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miRNA regulatory circuits in ES cells differentiation: a chemical kinetics modeling approach.

Luo Z, Xu X, Gu P, Lonard D, Gunaratne PH, Cooney AJ, Azencott R - PLoS ONE (2011)

Bottom Line: For each pair (M,G) of potentially interacting miRMA gene M and mRNA gene G, we parameterize our associated kinetic equations by optimizing their fit with microarray data.When this fit is high enough, we validate the pair (M,G) as a highly probable repressive interaction.This approach leads to the computation of a highly selective and drastically reduced list of repressive pairs (M,G) involved in ES cells differentiation.

View Article: PubMed Central - PubMed

Affiliation: Department of Mathematics, University of Houston, Houston, Texas, United States of America. boluomiduo1@gmail.com

ABSTRACT
MicroRNAs (miRNAs) play an important role in gene regulation for Embryonic Stem cells (ES cells), where they either down-regulate target mRNA genes by degradation or repress protein expression of these mRNA genes by inhibiting translation. Well known tables TargetScan and miRanda may predict quite long lists of potential miRNAs inhibitors for each mRNA gene, and one of our goals was to strongly narrow down the list of mRNA targets potentially repressed by a known large list of 400 miRNAs. Our paper focuses on algorithmic analysis of ES cells microarray data to reliably detect repressive interactions between miRNAs and mRNAs. We model, by chemical kinetics equations, the interaction architectures implementing the two basic silencing processes of miRNAs, namely "direct degradation" or "translation inhibition" of targeted mRNAs. For each pair (M,G) of potentially interacting miRMA gene M and mRNA gene G, we parameterize our associated kinetic equations by optimizing their fit with microarray data. When this fit is high enough, we validate the pair (M,G) as a highly probable repressive interaction. This approach leads to the computation of a highly selective and drastically reduced list of repressive pairs (M,G) involved in ES cells differentiation.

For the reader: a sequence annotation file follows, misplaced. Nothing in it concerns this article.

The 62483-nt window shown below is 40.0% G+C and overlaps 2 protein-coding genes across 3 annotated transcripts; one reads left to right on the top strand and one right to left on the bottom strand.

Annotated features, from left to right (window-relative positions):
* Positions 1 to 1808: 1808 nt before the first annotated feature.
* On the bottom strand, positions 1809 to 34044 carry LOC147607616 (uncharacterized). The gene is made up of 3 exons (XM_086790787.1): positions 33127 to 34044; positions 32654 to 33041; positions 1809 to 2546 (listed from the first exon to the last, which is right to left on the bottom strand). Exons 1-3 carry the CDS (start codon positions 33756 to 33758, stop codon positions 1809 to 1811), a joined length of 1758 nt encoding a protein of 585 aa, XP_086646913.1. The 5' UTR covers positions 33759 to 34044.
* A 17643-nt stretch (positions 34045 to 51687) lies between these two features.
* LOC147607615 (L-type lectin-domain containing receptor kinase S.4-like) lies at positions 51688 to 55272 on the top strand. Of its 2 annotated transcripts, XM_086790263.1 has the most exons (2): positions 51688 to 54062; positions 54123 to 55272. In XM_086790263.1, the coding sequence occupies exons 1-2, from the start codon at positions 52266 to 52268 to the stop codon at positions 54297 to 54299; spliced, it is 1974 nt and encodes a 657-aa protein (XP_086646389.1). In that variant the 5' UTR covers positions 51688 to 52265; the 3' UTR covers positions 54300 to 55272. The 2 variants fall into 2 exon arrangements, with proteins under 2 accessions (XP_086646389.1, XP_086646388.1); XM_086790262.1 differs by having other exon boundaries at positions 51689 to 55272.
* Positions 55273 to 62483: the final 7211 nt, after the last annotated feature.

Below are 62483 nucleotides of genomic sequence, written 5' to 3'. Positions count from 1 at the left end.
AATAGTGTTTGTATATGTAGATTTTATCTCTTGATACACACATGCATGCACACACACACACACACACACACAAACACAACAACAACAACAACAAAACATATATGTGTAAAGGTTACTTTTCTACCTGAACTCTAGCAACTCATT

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Example of small network of Transcr.Degr. type repressing mRNA Oct4.All expression profiles are over days 0–6. Top profiles: miRNA miR-186 for WT and GCNF-KO data. Middle profiles: transcription factors of Oct4 for WT and GCNF-KO data. Blue solid line = protein Oct4. Green dash line = protein Nanog. Red dotted-solid line = protein GCNF. Bottom profiles: mRNA Oct4 for WT and GCNF-KO data. Blue line = recorded levels. Red dash line = predicted levels. “prediction error” is the model global relative error of prediction; std is the relative standard deviation of recorded levels.
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pone-0023263-g004: Example of small network of Transcr.Degr. type repressing mRNA Oct4.All expression profiles are over days 0–6. Top profiles: miRNA miR-186 for WT and GCNF-KO data. Middle profiles: transcription factors of Oct4 for WT and GCNF-KO data. Blue solid line = protein Oct4. Green dash line = protein Nanog. Red dotted-solid line = protein GCNF. Bottom profiles: mRNA Oct4 for WT and GCNF-KO data. Blue line = recorded levels. Red dash line = predicted levels. “prediction error” is the model global relative error of prediction; std is the relative standard deviation of recorded levels.

Mentions: Figure 4 displays expression profiles corresponding to one of these 5 validated Transcr.Degr. model, with upstream transcription repressors mmu-miR-186, GCNF, Oct4, Nanog, and with transcription activators (protein Oct4, protein Nanog).